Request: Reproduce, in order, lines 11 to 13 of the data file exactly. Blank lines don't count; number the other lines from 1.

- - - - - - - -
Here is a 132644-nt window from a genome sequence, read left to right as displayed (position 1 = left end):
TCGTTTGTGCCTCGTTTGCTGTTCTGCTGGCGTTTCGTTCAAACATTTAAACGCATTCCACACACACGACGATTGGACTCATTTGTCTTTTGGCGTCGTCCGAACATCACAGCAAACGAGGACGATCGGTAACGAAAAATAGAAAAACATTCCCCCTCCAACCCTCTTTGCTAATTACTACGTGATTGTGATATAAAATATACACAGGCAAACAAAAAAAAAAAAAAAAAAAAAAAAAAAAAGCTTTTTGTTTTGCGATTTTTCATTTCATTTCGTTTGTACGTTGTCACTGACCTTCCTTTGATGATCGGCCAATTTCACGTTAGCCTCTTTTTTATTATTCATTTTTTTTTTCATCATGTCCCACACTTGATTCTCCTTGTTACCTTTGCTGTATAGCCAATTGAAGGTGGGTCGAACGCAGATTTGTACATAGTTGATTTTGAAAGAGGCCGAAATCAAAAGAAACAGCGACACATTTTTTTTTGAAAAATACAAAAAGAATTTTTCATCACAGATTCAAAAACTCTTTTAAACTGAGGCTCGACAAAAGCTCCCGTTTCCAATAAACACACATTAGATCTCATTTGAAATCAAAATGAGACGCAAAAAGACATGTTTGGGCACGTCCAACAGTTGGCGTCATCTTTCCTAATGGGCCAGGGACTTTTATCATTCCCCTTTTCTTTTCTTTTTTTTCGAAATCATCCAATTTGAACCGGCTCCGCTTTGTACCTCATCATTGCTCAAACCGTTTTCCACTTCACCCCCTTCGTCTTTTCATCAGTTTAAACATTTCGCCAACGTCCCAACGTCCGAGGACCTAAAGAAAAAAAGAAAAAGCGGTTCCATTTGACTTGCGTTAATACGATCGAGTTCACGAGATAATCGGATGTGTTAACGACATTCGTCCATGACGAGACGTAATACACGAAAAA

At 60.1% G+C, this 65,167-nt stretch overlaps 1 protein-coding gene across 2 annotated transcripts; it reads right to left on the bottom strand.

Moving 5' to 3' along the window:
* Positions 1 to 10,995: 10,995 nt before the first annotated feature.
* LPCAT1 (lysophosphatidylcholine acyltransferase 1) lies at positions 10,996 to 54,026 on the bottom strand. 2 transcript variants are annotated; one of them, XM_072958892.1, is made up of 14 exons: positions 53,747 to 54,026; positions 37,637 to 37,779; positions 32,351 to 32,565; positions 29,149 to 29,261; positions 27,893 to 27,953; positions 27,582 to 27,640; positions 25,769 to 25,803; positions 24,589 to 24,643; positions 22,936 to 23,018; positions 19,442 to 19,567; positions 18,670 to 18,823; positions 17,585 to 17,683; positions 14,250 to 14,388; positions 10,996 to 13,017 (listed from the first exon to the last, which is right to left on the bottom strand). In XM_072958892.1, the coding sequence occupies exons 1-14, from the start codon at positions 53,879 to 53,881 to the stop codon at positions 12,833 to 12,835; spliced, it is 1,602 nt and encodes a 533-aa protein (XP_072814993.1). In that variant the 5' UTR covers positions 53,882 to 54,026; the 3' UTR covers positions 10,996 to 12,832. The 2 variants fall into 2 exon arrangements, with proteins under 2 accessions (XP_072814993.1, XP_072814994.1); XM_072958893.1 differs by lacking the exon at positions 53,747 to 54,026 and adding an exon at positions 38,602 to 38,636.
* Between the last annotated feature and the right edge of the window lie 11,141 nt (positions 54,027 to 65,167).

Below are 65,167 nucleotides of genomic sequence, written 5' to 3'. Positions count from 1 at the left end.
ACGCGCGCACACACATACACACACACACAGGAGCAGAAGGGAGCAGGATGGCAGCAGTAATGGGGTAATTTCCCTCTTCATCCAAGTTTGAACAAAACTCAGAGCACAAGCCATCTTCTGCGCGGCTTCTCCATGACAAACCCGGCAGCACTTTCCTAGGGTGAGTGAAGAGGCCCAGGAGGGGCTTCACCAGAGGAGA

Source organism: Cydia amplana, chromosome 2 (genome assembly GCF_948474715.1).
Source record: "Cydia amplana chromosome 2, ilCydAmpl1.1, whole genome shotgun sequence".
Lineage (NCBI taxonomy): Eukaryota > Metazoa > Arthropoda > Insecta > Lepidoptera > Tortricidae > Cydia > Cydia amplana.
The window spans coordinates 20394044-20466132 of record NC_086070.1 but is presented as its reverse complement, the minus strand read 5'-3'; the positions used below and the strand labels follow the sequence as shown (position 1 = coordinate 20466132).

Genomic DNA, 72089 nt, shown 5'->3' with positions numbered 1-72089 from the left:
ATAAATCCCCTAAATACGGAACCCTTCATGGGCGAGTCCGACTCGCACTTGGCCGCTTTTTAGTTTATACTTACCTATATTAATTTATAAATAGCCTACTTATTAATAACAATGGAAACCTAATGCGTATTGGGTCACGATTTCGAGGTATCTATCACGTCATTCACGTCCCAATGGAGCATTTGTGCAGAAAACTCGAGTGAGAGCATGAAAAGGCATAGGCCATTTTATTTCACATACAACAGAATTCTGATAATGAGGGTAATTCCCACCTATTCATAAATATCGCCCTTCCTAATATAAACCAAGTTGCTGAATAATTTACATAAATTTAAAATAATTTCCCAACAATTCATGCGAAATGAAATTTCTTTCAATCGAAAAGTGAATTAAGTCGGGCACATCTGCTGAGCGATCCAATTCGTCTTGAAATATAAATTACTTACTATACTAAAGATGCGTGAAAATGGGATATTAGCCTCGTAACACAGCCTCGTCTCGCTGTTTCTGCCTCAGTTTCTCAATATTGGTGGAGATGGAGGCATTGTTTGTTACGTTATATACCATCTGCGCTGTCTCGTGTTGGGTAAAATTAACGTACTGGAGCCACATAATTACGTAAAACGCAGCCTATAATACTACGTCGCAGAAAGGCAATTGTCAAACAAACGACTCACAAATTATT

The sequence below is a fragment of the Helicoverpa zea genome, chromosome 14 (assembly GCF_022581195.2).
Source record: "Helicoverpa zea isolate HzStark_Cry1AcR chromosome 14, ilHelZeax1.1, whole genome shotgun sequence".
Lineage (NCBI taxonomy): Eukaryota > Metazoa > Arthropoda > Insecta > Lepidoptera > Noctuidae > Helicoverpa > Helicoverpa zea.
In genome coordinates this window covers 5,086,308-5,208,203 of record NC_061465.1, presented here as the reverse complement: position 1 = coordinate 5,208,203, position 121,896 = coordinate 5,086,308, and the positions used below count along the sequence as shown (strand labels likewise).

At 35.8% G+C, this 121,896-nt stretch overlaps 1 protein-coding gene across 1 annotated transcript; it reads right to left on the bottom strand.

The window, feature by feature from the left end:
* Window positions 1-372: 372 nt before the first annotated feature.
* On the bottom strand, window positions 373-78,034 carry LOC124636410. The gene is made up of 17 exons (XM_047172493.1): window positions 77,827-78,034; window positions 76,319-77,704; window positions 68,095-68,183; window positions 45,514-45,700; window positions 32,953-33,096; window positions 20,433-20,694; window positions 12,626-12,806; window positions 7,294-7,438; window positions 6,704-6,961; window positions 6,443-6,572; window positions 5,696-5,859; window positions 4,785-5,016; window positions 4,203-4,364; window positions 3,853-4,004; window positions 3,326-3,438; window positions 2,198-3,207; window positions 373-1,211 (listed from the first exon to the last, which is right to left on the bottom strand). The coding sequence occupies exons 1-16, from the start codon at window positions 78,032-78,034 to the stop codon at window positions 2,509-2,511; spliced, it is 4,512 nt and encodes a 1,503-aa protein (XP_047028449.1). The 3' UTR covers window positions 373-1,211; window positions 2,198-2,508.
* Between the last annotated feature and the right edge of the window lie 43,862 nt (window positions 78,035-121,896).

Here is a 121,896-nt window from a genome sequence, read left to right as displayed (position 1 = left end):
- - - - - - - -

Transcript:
Source record: "Cydia amplana chromosome 2, ilCydAmpl1.1, whole genome shotgun sequence".
Lineage (NCBI taxonomy): Eukaryota > Metazoa > Arthropoda > Insecta > Lepidoptera > Tortricidae > Cydia > Cydia amplana.
The window spans coordinates 20394044-20466132 of record NC_086070.1 but is presented as its reverse complement, the minus strand read 5'-3'; the positions used below and the strand labels follow the sequence as shown (position 1 = coordinate 20466132).